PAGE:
Empire executives knew about Brown’s checkered past. For all of his Pro Bowl success, Brown’s career, with the Steelers, Raiders, Patriots and Buccaneers, was marked by controversy, both before and after he ran off his final NFL field midgame in January 2022.
Among other incidents, Brown has settled a lawsuit by a former trainer that accused him of sexual assault, denying the allegations. He has also denied a second woman’s allegations of sexual misconduct. He settled a lawsuit that alleged he threw furniture off a 14th-floor apartment balcony onto an occupied pool deck, nearly hitting a toddler.
On the football side, he also repeatedly missed team meetings and was handed a three-game suspension for misrepresenting his COVID vaccination status.
The litany of issues led to speculation about his mental health, but after his release by the Buccaneers in 2022, Brown denied having any problems to CBS News: “I never had a mental health diagnosis. I never had an issue or problem. I don’t take pills. I just got a high IQ.” (However, in an August social media post, Brown made reference to chronic traumatic encephalopathy. “My CTE acting up F- all y’all whoever played on my name,” he wrote.)
Despite all that, and largely because they badly needed a cash infusion, Kwarta and other Empire owners entertained the thought of bringing Brown into the fold.
“COVID crushed us, attendance-wise,” Kwarta said. “We needed something to jump-start it, and the idea was that he would sign autographs, take pictures, kiss the babies and let us run football. … And his dad is a great dude. That’s why we thought it would be a good idea to give it a shot.”
Less than a week later, on March 1, Brown was in Albany to sign the paperwork to buy 47.5% of the Empire for $350,000, according to Kwarta. At a news conference at MVP Arena the next day, there were broad smiles, nostalgic talk about the time Brown spent in Albany as a child and big promises to make the Empire financially sound after several failed iterations.
“It means everything to be back here in the community where I grew up as a kid,” Brown told a local TV reporter. “For me, for the most part, it’s about keeping Albany football sustainable and being here forever and offering the community, the kids, the players a great opportunity to be successful.”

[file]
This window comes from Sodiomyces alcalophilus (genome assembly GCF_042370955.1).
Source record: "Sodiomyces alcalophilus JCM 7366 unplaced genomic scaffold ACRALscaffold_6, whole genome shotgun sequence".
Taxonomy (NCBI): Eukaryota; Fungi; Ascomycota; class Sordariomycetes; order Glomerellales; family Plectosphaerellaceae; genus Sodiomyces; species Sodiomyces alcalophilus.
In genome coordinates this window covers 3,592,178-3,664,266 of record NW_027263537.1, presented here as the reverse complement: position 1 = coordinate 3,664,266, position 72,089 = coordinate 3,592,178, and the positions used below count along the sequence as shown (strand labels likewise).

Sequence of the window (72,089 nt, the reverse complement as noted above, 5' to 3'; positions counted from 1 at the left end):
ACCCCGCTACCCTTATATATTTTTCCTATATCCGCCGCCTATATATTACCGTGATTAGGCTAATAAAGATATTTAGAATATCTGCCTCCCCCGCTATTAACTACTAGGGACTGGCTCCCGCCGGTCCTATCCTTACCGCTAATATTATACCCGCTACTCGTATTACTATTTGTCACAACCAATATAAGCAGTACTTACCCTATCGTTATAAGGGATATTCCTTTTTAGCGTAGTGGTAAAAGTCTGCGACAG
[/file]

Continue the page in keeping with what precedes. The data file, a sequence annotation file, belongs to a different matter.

WHILE BROWN WAS making his name as one of the best wide receivers in the NFL, Darius Prince bounced around as a receiver in the arena leagues. His big break came in 2018, ahead of Brown’s final season with the Steelers, when Prince played one preseason game with the Eagles before he was cut. He came to the Empire in 2021 and felt immediately embraced by Albany fans.
“They just welcomed me with open arms,” Prince said. “Definitely a huge family environment. Anybody that puts on those colors and plays for the community, they know you’re away from home, so they try their hardest to make you feel like you’re at home. That’s one of the things I loved about that community.”
The National Arena League, seemingly like every upstart arena league before it, is undoubtedly small-time, its finances precarious. Franchises are run by the owners of local cigar shops and lighting companies (Kwarta runs a water restoration company in nearby Schenectady). Teams like the Empire operate on a shoestring budget, partnering with local restaurants and other businesses for food and services in exchange for publicity at the games.